In Abruzzo v. City of Park Ridge, No. 104935 (Oct. 2, 2008), the Illinois Supreme Court was asked to resolve this conflict between the Tort Immunity Act and the EMS Systems Act. In this case, paramedics from the City of Park Ridge responded to a call for a non-responsive patient; this patient ended up being a 15-year-old boy who had suffered from an overdose. Upon arrival, the paramedics did nothing to assist the patient; they failed to evaluate, assess, examine, diagnose, treat, or document the boy’s condition, and the boy died the next day.
The Illinois Supreme Court determined the boy’s mother could pursue a wrongful-death suit against the city for the alleged willful and wanton misconduct of its paramedics because the limited immunity provision in Section 3.150(a) of the Emergency Medical Services Systems Act applied to this case, not the absolute immunity provisions of Sections 6-105 and 6-106 of the Tort Immunity Act.
Properly loading patient and driving safely
Under the Illinois Tort Immunity Act (Section 5-106), except for willful and wanton misconduct, EMS providers are not held liable for an injury caused by the negligent operation of a motor vehicle or firefighting or rescue equipment, when responding to an emergency call, and this includes the transportation of a person to a medical facility.
In addition, the EMS Services Act (210 ILCS 50/3.150) also provides that no person, agency, or governmental body certified, licensed or authorized pursuant to the Act, who in good faith provides emergency or non-emergency medical services will be held civilly liable as a result of their acts or omissions in providing such services, unless it constitutes willful and wanton misconduct.
Therefore, unless ambulance drivers or EMTs displays willful and wanton misconduct when responding to an emergency call, loading a patient into an ambulance, or transporting a patient to a medical facility, they will not be held liable for injury.
Responsibility for medical complications during transport.
EMS providers can be held liable for willful and wanton misconduct during the transport of a patient. The exemption from civil liability for emergency care is provided for in the Good Samaritan Act. (210 ILCS 50/3.150 (c).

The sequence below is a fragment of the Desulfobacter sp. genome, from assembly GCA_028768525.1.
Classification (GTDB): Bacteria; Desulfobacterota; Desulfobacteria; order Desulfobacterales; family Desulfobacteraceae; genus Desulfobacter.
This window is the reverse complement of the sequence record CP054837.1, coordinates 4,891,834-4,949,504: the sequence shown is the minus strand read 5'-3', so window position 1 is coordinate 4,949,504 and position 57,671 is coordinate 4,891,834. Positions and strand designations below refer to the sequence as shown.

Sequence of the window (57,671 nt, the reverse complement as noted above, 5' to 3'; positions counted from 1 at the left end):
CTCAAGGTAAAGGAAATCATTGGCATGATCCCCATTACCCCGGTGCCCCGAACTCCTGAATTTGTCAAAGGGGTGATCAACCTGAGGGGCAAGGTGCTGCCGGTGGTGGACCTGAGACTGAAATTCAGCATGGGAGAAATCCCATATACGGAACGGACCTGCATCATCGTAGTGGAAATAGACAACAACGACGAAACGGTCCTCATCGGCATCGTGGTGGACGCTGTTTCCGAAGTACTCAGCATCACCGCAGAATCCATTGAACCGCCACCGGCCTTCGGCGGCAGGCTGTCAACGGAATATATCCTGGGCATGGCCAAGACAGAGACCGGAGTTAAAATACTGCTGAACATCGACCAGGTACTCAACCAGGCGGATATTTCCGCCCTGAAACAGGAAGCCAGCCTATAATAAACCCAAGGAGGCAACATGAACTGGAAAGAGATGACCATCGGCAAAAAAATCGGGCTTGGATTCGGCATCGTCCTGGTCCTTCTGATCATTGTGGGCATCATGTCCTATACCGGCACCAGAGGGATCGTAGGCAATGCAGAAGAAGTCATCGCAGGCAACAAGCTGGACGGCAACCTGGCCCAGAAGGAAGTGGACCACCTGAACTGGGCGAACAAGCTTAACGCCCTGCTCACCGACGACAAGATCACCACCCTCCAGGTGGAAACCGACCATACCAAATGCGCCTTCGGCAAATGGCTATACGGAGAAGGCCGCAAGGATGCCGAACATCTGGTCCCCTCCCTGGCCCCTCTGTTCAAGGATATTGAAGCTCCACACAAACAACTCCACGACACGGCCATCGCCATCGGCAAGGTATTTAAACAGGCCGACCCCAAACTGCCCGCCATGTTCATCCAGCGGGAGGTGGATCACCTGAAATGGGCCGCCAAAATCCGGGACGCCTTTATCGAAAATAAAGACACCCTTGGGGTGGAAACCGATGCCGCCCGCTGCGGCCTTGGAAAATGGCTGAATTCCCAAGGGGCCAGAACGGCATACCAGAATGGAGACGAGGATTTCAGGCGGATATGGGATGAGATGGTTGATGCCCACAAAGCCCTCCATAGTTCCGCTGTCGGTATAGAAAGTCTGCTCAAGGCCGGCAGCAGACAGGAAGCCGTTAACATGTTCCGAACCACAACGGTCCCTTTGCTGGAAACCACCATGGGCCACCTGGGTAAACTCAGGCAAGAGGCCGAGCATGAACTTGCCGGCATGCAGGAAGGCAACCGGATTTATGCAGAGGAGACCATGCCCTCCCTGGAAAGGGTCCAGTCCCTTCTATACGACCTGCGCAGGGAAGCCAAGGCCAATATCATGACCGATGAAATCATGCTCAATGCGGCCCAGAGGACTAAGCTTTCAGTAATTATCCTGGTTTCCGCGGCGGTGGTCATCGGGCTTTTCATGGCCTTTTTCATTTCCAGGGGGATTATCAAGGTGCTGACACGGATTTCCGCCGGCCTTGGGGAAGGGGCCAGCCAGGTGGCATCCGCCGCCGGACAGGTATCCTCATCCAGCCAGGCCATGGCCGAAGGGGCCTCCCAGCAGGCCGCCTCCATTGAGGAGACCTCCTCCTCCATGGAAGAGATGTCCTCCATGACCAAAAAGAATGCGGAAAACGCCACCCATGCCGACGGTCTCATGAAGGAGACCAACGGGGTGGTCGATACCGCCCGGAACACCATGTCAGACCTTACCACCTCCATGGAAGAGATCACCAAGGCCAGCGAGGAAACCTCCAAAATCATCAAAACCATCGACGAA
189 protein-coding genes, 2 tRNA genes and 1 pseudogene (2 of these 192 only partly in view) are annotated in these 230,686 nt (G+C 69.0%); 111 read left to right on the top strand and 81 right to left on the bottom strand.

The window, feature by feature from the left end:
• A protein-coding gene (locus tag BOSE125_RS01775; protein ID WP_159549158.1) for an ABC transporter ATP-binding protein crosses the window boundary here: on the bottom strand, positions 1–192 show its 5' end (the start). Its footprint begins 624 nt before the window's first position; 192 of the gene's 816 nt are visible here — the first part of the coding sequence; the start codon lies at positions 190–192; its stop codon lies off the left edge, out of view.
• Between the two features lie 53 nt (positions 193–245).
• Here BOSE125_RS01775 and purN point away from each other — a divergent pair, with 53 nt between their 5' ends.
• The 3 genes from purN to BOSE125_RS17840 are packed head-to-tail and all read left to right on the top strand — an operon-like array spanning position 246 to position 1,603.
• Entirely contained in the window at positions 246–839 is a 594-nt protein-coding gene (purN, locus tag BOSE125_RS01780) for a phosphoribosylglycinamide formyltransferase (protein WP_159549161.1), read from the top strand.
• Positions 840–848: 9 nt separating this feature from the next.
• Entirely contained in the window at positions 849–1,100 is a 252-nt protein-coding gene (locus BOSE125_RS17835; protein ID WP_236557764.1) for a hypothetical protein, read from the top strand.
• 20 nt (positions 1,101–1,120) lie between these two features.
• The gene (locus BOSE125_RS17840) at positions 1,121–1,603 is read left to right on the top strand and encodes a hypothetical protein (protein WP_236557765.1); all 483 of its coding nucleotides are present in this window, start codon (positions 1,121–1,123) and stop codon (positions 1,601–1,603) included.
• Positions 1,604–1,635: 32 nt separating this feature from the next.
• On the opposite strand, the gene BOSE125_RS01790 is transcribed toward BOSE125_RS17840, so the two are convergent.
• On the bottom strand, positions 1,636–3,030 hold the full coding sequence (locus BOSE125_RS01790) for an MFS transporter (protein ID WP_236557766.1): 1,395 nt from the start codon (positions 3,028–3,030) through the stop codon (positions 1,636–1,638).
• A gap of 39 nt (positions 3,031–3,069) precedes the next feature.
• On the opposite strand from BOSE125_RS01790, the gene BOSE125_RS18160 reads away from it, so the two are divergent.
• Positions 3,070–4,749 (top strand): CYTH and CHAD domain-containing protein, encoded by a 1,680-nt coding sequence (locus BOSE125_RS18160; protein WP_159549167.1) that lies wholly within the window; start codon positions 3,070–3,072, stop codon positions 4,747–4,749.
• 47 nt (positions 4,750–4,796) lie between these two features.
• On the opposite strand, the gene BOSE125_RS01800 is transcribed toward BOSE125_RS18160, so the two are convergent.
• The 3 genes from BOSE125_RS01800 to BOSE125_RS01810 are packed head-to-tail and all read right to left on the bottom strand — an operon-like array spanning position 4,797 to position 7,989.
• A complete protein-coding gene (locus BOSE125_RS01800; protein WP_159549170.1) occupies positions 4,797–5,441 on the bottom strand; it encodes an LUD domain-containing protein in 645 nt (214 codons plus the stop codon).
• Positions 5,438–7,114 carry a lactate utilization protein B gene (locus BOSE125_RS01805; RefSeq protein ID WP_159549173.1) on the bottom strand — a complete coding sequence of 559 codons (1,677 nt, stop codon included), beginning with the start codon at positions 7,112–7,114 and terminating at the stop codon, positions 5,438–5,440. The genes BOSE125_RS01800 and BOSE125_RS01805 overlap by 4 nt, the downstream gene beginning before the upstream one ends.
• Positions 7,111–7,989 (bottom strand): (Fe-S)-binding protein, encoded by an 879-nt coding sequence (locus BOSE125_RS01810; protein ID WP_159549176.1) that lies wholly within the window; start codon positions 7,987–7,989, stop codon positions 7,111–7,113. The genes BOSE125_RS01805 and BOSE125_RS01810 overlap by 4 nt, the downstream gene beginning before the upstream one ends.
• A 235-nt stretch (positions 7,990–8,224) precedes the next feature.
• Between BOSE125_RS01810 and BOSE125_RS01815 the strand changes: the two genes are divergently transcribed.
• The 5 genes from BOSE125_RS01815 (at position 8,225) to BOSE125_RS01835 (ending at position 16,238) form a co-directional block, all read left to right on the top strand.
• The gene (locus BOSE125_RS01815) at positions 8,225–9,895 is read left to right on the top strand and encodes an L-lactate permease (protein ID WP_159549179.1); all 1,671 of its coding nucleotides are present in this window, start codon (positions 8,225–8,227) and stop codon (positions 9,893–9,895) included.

In Fagocki v. Algonquin/Lake-In-The-Hills Fire Protection District, 469 F.3d 623 (7th Cir. 2007), the Seventh Circuit Court of Appeals ruled that failing to properly intubate a patient in a moving ambulance does not constitute willful and wanton misconduct. In this case, the court noted that misplacing the endotracheal tube while traveling in a moving ambulance would not be considered negligence.
Furthermore, while the paramedics’ failure to discover the misplaced tube may have been negligent, it would not amount to willful and wanton misconduct without circumstances of aggravation. Therefore, the added difficulty of performing medical procedures and emergency care while in a moving ambulance is factored into the court’s reasoning when determining whether medical mistakes and complications are willful and wanton misconduct that could subject the EMS providers to civil liability.
Ambulances and Emergency Medical Services are essential to providing proper medical care. However, when EMS providers act negligently in their handling and transport of patients, they can be held liable if their acts or omissions constitute willful and wanton misconduct. If you or a loved one suffered injuries or even death during an emergency or non-emergency transport by EMS providers, you may be able to bring a civil suit against those responsible.
American College of Emergency Physicians: EMS